At San Antonio Auto Auction, Brandon Walston, AGM / Operations manager, said that his auction’s performance in March let them breathe a sigh of relief.

“There was a lot of uncertainty this year, February was definitely weak this year and it’s typically always been a strong month for us since we’ve been open,” said Walston. “We didn’t see [tax season’s] numbers until March this year. It always seemed like there’d be a good month of strong sales and this year there was only really like two or three weeks where we saw a spike. Tax season was definitely late arriving.”

In terms of volume sold, Walston said that March this year provided the auction’s strongest month ever since its opening in 2010.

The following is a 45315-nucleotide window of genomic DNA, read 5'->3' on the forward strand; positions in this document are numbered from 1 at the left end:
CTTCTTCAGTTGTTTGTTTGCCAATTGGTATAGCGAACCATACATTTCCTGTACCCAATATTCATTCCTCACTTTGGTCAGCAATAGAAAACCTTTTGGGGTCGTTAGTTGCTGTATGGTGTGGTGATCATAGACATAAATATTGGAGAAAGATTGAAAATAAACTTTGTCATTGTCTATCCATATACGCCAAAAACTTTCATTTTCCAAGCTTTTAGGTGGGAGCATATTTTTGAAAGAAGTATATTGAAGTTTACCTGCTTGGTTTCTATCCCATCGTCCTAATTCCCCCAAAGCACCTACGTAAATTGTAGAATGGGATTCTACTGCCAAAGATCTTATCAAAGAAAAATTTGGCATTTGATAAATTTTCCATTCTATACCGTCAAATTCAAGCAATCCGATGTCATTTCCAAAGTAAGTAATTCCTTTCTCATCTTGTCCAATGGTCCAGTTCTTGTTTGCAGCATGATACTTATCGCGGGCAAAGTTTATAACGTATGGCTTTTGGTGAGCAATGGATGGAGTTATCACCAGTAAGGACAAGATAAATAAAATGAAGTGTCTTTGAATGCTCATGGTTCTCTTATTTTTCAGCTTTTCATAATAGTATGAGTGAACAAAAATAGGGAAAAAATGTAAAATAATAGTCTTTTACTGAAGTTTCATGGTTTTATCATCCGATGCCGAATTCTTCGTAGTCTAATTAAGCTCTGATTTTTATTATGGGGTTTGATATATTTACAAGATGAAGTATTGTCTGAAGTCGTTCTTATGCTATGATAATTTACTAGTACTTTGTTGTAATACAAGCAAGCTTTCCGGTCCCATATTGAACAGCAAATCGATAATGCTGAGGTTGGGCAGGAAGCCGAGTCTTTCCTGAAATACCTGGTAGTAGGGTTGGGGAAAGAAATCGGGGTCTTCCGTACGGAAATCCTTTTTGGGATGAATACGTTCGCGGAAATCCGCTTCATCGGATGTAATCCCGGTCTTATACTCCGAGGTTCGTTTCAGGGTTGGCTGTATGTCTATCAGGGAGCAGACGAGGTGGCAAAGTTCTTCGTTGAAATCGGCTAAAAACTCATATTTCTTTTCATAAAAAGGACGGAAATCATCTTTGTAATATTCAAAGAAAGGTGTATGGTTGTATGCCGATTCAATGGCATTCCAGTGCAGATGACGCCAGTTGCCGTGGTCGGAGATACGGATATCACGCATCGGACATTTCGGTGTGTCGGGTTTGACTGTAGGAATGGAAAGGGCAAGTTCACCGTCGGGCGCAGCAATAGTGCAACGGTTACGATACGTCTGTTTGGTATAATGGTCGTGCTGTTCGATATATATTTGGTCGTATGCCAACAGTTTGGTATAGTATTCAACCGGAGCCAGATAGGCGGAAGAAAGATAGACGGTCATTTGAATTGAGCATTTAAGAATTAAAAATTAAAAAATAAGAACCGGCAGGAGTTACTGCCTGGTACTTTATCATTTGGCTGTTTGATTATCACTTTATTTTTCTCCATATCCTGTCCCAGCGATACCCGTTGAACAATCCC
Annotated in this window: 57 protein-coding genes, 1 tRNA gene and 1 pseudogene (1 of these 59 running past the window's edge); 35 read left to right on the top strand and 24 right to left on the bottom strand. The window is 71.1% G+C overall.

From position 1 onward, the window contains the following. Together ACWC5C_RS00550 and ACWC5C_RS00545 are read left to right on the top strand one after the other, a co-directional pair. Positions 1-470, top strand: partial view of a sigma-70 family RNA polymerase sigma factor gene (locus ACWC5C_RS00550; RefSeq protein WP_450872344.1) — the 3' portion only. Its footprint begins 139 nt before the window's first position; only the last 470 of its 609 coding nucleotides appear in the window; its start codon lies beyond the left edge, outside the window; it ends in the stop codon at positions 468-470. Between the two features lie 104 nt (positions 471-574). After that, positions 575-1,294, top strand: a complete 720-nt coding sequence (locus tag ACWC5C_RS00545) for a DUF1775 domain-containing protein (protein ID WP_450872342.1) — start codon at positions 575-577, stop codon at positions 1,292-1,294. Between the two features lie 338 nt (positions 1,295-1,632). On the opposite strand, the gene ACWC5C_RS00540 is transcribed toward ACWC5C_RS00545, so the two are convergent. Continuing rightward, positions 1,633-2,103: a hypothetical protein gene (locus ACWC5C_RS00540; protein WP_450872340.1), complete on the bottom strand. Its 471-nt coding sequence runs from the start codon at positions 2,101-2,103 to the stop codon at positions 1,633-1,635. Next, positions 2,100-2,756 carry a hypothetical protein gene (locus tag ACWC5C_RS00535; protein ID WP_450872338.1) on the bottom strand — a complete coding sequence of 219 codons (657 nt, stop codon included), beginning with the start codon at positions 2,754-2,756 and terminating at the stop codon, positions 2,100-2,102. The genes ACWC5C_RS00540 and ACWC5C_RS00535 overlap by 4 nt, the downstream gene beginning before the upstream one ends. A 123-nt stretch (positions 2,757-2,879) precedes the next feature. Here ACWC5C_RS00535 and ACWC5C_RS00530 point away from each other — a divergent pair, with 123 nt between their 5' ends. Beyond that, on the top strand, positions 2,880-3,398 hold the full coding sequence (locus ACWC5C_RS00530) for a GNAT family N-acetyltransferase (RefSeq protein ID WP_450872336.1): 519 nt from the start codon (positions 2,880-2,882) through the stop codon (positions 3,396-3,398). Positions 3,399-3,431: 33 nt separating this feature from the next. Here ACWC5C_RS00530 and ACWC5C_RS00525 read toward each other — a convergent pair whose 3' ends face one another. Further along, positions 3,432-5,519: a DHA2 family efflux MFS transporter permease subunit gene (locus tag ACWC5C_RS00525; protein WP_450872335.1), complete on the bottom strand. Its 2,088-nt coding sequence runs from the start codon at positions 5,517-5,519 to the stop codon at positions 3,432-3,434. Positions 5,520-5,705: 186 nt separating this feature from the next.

In March, San Antonio Auto Auction consigned 4,396 and sold 2,126 for a 48% conversion rate. In April, consignment was slightly down at 3,667. However, the conversation rate stayed essentially flat at 47%, resulting in 1,730 sales.

“We’re definitely a truck market, so trucks and SUVs have done well. Cars have not done as well but they’ve still done OK. The vibe I’m getting from dealers is that the price of cars isn’t falling off, but trucks are definitely stronger.

Two states west, in Arizona, Stephanie Gingras, general manager of Dealers Auto Auction of the Southwest said that the tax season was also slow to arrive to her auction.

“In the last four years, especially in the last three, the tax season has kind of fizzled off. It seems to be a little more drawn out and not quite as an event, more flat if you will. I do think the money was late, which appears to be the new normal,” said Gingras.

During March, her auction consigned just under 3,000 cars and sold slightly less than 2,000, resulting in a 72% conversion rate, which was 10-15% better than the first two months of the year. For April, the auction is on track to sell a few hundred cars more than it did in 2016.